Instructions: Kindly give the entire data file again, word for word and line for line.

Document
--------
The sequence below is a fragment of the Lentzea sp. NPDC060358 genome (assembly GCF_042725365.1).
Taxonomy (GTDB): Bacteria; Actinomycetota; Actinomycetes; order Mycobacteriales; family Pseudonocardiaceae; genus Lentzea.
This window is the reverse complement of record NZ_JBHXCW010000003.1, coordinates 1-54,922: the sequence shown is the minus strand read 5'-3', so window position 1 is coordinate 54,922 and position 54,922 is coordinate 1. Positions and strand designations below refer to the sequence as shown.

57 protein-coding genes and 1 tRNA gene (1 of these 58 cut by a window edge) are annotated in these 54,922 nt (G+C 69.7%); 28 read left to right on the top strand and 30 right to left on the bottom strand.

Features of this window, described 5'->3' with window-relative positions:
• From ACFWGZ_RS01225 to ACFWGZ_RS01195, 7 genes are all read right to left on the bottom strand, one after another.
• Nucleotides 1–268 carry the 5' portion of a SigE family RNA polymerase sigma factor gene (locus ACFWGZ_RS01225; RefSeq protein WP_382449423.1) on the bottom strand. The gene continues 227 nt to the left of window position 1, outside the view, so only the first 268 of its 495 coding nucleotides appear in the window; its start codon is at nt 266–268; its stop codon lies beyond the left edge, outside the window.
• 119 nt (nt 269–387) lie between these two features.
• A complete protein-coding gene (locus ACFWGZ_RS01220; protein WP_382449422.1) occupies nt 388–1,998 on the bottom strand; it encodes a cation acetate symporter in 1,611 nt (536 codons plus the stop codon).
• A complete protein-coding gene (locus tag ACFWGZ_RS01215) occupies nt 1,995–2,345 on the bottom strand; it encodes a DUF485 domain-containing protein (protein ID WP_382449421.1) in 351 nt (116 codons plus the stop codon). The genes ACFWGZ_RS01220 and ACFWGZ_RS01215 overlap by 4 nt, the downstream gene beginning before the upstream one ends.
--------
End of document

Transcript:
The sequence below is a fragment of the Lentzea sp. NPDC060358 genome (assembly GCF_042725365.1).
Taxonomy (GTDB): Bacteria; Actinomycetota; Actinomycetes; order Mycobacteriales; family Pseudonocardiaceae; genus Lentzea.
This window is the reverse complement of record NZ_JBHXCW010000003.1, coordinates 1-54,922: the sequence shown is the minus strand read 5'-3', so window position 1 is coordinate 54,922 and position 54,922 is coordinate 1. Positions and strand designations below refer to the sequence as shown.

57 protein-coding genes and 1 tRNA gene (1 of these 58 cut by a window edge) are annotated in these 54,922 nt (G+C 69.7%); 28 read left to right on the top strand and 30 right to left on the bottom strand.

Features of this window, described 5'->3' with window-relative positions:
• From ACFWGZ_RS01225 to ACFWGZ_RS01195, 7 genes are all read right to left on the bottom strand, one after another.
• Nucleotides 1–268 carry the 5' portion of a SigE family RNA polymerase sigma factor gene (locus ACFWGZ_RS01225; RefSeq protein WP_382449423.1) on the bottom strand. The gene continues 227 nt to the left of window position 1, outside the view, so only the first 268 of its 495 coding nucleotides appear in the window; its start codon is at nt 266–268; its stop codon lies beyond the left edge, outside the window.
• 119 nt (nt 269–387) lie between these two features.
• A complete protein-coding gene (locus ACFWGZ_RS01220; protein WP_382449422.1) occupies nt 388–1,998 on the bottom strand; it encodes a cation acetate symporter in 1,611 nt (536 codons plus the stop codon).
• A complete protein-coding gene (locus tag ACFWGZ_RS01215) occupies nt 1,995–2,345 on the bottom strand; it encodes a DUF485 domain-containing protein (protein ID WP_382449421.1) in 351 nt (116 codons plus the stop codon). The genes ACFWGZ_RS01220 and ACFWGZ_RS01215 overlap by 4 nt, the downstream gene beginning before the upstream one ends.